MSHA News Release: [11/01/2012]
Contact: Amy Louviere
Phone: (202) 693-9423
Release Number 12-2170-NAT
US Labor Department's MSHA places increased
emphasis on miner discrimination complaints
ARLINGTON, Va. — The U.S. Department of Labor's Mine Safety and Health Administration filed 39 requests during fiscal year 2012, more than in any other year, with the Federal Mine Safety and Health Review Commission for temporary reinstatements on behalf of miners who submitted complaints of discrimination in the form of a suspension, layoff, discharge or other adverse action.
From October 2009 through September 2012, the department filed 79 temporary reinstatement requests – an average of 26 per year – compared to an average of seven per year from October 1993 to September 2009. Additionally, the department filed a total of 84 discrimination complaints with the commission during the same period, compared to 28 during the three prior years combined.
According to Section 105(c) of the Federal Mine Safety and Health Act of 1977, a miner cannot be discharged, discriminated against or interfered with in the exercise of statutory rights because he or she has engaged in a protected activity such as filing a complaint alleging a health or safety violation, or refusing to work under unsafe or unhealthy conditions.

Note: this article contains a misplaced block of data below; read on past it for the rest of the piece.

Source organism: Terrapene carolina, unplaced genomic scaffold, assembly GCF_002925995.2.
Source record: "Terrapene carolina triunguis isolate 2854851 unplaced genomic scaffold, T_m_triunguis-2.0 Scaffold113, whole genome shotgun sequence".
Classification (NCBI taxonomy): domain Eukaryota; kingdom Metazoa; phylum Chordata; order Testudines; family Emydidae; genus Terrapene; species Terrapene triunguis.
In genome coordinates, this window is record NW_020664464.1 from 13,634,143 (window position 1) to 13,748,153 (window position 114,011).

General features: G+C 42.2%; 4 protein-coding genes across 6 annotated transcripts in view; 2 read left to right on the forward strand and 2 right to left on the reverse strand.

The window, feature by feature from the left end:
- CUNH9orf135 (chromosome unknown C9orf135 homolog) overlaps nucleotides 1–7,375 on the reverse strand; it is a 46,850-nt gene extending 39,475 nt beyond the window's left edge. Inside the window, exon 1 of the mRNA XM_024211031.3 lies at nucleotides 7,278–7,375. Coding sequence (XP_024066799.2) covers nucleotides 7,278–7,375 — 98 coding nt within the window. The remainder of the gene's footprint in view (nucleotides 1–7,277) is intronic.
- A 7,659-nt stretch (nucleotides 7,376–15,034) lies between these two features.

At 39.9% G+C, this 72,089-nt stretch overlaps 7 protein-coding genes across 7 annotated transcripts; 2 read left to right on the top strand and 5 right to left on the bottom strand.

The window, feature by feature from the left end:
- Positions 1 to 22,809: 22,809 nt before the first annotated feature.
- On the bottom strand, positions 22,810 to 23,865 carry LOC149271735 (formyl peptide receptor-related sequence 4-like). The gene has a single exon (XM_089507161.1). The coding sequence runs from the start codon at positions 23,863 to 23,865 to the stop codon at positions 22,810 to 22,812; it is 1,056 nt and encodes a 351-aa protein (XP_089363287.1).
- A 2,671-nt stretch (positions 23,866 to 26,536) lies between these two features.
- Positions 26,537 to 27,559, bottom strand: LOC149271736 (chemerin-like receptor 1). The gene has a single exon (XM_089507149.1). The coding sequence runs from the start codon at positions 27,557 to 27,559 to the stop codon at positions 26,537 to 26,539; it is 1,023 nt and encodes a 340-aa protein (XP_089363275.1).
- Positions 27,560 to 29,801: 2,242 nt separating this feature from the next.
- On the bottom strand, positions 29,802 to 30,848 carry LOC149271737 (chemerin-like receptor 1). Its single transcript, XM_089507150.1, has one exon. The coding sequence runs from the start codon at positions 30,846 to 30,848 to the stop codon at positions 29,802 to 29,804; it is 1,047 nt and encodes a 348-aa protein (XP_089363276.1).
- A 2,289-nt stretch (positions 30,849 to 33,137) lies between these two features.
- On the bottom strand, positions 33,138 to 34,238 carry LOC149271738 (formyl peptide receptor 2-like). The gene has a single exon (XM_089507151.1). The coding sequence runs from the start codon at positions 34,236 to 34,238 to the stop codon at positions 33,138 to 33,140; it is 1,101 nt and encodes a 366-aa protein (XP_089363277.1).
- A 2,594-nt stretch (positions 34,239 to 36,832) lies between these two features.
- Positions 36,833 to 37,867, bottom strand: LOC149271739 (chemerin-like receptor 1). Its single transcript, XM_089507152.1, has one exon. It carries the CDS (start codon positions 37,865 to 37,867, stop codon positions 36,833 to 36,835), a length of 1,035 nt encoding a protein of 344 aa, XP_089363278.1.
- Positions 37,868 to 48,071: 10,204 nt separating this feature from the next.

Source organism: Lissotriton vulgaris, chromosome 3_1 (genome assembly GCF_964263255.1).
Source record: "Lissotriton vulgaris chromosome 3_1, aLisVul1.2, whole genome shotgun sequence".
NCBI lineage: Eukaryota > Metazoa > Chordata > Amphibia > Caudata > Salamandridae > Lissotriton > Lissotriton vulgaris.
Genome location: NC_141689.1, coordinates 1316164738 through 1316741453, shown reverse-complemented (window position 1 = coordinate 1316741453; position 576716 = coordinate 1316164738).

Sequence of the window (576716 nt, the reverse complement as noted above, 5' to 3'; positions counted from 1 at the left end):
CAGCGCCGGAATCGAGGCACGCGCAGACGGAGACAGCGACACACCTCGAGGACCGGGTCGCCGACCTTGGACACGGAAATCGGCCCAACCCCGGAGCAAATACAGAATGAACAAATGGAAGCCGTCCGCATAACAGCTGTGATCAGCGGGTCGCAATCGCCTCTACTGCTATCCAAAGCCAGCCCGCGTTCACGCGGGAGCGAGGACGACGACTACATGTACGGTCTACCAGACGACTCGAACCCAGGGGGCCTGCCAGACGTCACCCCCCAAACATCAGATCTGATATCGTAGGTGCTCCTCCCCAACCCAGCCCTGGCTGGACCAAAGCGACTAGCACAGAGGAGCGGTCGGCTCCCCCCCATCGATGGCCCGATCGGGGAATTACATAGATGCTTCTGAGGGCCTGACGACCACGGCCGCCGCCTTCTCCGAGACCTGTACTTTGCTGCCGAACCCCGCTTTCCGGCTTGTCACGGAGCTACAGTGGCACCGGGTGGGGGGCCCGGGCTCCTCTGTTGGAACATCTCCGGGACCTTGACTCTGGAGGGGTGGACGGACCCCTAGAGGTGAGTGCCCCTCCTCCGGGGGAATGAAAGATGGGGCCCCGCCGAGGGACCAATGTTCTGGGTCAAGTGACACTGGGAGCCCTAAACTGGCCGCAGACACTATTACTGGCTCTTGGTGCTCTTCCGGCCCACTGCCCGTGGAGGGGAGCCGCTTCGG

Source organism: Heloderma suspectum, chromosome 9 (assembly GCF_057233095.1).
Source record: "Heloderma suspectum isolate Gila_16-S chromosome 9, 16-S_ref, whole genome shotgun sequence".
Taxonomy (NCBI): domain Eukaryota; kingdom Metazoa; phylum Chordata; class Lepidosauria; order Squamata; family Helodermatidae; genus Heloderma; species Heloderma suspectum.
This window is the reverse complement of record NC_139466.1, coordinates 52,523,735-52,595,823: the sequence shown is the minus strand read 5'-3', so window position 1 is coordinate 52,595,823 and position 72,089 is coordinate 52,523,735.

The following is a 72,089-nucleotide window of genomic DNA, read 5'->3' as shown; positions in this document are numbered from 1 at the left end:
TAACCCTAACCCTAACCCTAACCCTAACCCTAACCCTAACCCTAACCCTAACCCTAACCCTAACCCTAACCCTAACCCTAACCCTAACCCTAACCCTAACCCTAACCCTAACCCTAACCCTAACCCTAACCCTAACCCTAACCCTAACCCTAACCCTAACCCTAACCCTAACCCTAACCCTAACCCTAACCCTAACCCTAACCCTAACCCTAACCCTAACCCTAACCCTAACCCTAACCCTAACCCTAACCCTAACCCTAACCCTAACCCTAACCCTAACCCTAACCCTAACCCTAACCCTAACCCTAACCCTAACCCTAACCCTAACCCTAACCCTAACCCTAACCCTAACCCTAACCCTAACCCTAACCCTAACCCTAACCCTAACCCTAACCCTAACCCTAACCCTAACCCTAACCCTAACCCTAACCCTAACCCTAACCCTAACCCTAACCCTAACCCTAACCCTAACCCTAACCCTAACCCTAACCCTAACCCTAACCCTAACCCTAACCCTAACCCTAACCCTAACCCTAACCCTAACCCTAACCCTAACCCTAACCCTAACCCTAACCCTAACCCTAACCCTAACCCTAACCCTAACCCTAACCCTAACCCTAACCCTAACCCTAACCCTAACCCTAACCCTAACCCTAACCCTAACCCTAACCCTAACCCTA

"MSHA strongly encourages miners to exercise their rights under the Mine Act and maximize their involvement in monitoring safety and health conditions," said Joseph A. Main, assistant secretary of labor for mine safety and health. "In turn, we will vigorously investigate all discrimination complaints."
If MSHA finds that a miner's complaint is "not frivolously brought," the agency, at the request of the miner, will ask the commission to order immediate reinstatement for the miner.
Issues relating to fears of discrimination and retaliation came to light during congressional hearings held in the wake of the Upper Big Branch Mine disaster. Statements from miners and family members of the miners who died indicated that mine employees had been reluctant to speak out about safety conditions in existence prior to the April 2010 explosion, fearing retaliation by management. Testimony from UBB employees presented during MSHA's investigation also supports those claims.